Print version ISSN 0366-1644
Bol. Soc. Chil. Quím. vol.47 no.3 Concepción Sept. 2002
Bol. Soc. Chil. Quím., 47, 235-240 (2002) ISSN 0366-1644
EVALUATION OF ANTIFUNGAL AND ANTIBACTERIAL
ACTIVITIES OF AROMATIC METABOLITES FROM LICHENS
1Departamento de Química, Universidad Técnica Federico Santa María,
Casilla 110-V, Valparaíso, Chile. E-mail: firstname.lastname@example.org
2Facultad de Química, Bioquímica y Farmacia, Universidad de San Luis,
Chacabuco y Pedernera 5700, San Luis, Argentina. E-mail: email@example.com
3Instituto de Biotecnología, Universidad Nacional de San Juan,
Avenida General San Martín 1009 (O), San Juan (5400), Argentina. E-mail: firstname.lastname@example.org
4Cátedra de Farmacognosia, Universidad Nacional de Rosario,
Suipacha 531 (2000), Rosario, Argentina. E-mail: email@example.com
(Received: April 23, 2002 - Accepted: August 7, 2002)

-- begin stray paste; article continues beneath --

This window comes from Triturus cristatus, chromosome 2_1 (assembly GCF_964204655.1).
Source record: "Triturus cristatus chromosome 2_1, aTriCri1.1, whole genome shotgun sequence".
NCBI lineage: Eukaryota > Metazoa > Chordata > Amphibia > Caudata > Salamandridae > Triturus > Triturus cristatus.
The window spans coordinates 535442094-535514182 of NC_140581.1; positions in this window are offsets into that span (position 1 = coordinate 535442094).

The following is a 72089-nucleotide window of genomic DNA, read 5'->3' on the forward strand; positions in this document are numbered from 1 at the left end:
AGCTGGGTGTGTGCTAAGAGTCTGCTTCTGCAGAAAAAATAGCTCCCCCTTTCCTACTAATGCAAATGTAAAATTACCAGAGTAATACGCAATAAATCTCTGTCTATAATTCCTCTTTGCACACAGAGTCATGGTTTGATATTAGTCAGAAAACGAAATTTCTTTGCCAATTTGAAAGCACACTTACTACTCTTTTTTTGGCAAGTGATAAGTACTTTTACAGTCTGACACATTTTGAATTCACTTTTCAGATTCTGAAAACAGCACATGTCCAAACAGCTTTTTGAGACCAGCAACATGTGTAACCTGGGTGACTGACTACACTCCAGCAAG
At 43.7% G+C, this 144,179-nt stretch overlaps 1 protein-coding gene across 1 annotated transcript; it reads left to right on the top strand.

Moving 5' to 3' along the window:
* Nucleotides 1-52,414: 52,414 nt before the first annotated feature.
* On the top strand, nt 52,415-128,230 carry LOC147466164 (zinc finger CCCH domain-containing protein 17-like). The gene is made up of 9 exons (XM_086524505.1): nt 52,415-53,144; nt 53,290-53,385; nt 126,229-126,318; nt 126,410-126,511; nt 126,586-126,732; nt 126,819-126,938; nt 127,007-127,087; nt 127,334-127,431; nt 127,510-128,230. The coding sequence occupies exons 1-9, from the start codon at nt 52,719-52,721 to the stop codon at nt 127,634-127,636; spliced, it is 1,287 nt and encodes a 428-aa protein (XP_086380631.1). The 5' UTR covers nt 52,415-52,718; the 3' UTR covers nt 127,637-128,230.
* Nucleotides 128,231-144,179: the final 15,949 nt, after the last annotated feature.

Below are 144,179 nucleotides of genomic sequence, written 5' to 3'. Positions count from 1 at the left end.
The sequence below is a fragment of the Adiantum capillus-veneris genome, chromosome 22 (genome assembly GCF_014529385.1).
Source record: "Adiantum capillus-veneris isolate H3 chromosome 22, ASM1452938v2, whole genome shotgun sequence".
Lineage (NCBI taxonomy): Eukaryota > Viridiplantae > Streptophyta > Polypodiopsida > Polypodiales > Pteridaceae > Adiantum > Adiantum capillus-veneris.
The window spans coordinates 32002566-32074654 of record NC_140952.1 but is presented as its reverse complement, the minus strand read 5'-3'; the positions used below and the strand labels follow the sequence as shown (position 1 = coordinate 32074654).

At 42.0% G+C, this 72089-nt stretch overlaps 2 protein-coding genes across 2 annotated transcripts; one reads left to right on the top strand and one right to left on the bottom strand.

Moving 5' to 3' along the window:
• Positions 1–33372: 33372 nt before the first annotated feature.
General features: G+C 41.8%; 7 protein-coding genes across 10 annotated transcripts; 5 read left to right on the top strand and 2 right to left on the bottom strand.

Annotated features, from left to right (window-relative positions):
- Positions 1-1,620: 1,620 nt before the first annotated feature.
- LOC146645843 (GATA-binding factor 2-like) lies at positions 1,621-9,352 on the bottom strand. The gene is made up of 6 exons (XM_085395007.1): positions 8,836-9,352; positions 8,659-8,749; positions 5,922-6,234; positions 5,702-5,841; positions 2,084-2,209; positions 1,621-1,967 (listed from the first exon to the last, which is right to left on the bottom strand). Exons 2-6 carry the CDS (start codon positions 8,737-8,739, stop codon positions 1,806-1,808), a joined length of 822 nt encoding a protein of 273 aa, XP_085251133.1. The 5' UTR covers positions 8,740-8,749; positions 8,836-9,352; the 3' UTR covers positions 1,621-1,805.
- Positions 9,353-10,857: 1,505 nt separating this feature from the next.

The antifungal activity of 10 (ten) depsidones and 5 (five) depsides was evaluated, as well as the antibacterial of these compounds and 3 (three) aditional depsides and the 1 (one) diarylether; all of them were isolated from lichens growing in Chile. Some of these secondary metabolites exhibited interesting results.
Key Words: Lichens, secondary metabolites, depsidones, depsides, diarylether, antifungal activity, antibacterial activity.
Se evaluó la actividad antifúngica de 10 (diez) depsidonas y 5 (cinco) dépsidos, como también la actividad antibacteriana de estos compuestos, tres dépsidos adicionales y un diarileter, todos ellos aislados de líquenes que crecen en Chile. Varios de estos metabolitos mostraron interesantes resultados.
Palabras Claves: Líquenes, metabolitos secundarios, depsidonas, dépsidos, éter diarílico, actividad antifúngica, actividad antibacteriana.